Bloomberg: Tillerson’s Exxon-Ethics Plan Has a $72 Million Tax Advantage, by Lynnley Browning:
The exit package Exxon Mobil Corp. has agreed to pay Rex Tillerson if he’s confirmed as secretary of state is structured to preserve roughly $180 million in deferred compensation for him — and might let him avoid an immediate federal income tax bill of as much as $72 million, according to tax specialists who have reviewed the plan.
The arrangement was designed to sever Tillerson’s ties to the global oil company he led since 2006 and allow him to comply with federal ethics law. Under the plan, Exxon would make a cash payment into an independent trust managed by Northern Trust Corp. for Tillerson. In exchange, Tillerson, 64, would give up his rights to more than 2 million restricted shares and restricted stock units that haven’t vested yet.
Ordinarily, cash payments made in lieu of unvested stock awards would trigger an immediate income-tax liability for the recipient. But in Tillerson’s case, the trustee will disburse funds to him on a schedule that mirrors the company’s long-horizon vesting schedule.
That means that even though the trust would hold all the cash from the awards, Tillerson wouldn’t receive some of the money for as long as 10 years and would pay ordinary tax as payments trickle in instead of all at once. Exxon can take a corporate income-tax deduction for the payouts, but will do so only when they’re made.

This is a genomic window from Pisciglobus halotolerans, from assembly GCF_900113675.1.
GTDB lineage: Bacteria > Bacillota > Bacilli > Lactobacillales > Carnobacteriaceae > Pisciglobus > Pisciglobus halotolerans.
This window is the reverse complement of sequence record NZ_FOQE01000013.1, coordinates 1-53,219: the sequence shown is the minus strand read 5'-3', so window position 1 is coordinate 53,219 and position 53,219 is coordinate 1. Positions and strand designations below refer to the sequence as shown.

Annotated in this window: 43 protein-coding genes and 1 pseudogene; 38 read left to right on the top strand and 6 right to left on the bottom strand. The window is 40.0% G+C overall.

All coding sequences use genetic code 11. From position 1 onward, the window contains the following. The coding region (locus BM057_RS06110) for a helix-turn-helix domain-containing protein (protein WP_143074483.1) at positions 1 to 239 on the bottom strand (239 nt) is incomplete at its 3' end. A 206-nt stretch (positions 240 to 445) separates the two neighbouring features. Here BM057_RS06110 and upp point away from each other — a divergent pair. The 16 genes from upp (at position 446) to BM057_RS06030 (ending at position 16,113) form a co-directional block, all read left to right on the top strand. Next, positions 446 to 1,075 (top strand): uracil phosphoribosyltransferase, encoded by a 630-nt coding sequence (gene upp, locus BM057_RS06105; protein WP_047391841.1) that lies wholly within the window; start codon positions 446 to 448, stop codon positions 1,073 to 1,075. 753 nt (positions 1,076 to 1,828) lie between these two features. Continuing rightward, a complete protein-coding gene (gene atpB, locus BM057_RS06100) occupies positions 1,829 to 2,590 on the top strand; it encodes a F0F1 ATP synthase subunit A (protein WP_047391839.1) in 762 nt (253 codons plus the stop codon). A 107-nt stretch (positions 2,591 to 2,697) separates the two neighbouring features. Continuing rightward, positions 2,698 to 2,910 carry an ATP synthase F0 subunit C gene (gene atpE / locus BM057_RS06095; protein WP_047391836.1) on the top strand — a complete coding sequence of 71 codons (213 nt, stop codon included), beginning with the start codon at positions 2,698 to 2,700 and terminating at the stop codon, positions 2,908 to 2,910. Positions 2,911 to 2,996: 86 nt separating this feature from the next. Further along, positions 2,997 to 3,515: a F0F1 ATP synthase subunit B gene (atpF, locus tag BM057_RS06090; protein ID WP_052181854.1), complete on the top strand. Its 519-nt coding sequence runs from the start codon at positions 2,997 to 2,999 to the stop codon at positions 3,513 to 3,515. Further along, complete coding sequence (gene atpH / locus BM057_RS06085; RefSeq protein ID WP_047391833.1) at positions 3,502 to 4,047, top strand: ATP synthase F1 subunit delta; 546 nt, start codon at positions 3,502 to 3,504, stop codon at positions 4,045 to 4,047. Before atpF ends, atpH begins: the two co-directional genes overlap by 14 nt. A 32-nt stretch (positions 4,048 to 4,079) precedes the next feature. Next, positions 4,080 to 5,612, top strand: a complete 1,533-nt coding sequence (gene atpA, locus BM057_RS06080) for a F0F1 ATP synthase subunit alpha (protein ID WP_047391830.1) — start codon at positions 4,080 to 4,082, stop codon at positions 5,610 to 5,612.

“It’s unusual in that he’s getting a special arrangement that will allow him to continue the value of his deferred compensation through the trust while deferring taxes,” said Michael Kosnitzky, a tax partner in charge of law firm Boies, Schiller & Flexner’s Tax and Middle Markets Practice Group. Kosnitzky, one of six experts contacted for this story, reviewed the publicly available documents in Tillerson’s case.
Tax experts said there’s nothing illegal or unethical about the novel arrangement. Still, the Internal Revenue Service might question the way it effectively converts deferred compensation, which is taxed under tighter rules, into property, which is subject to more lenient deferral rules, Kosnitzky said. “That would be my concern,” he said.
Exxon spokesman Alan Jeffers confirmed that the payout structure won’t present Tillerson with an immediate income-tax bill. “We’re confident that the trust arrangement complies with all applicable law governing deferred taxation,” said Reginald Brown, a tax lawyer at WilmerHale who represents Tillerson.
New York Times: Rex Tillerson, Required to Shed Exxon Shares, Wants to Defer the Taxes, by Jesse Drucker:
To comply with government ethics rules that require him to divest his stake, and to compensate Mr. Tillerson for his shares that have not yet vested, Exxon has constructed a creative solution: If he is confirmed, the company will cancel the shares and move a pile of cash with roughly the same value into a newly created trust with Mr. Tillerson as the beneficiary. The trust will invest the cash in Treasury securities and other permitted assets and then make payments to Mr. Tillerson gradually over the next decade. Mr. Tillerson will owe taxes at ordinary income rates as he receives the payments, the company expects, mimicking the tax treatment he would have received if he had stayed with the company.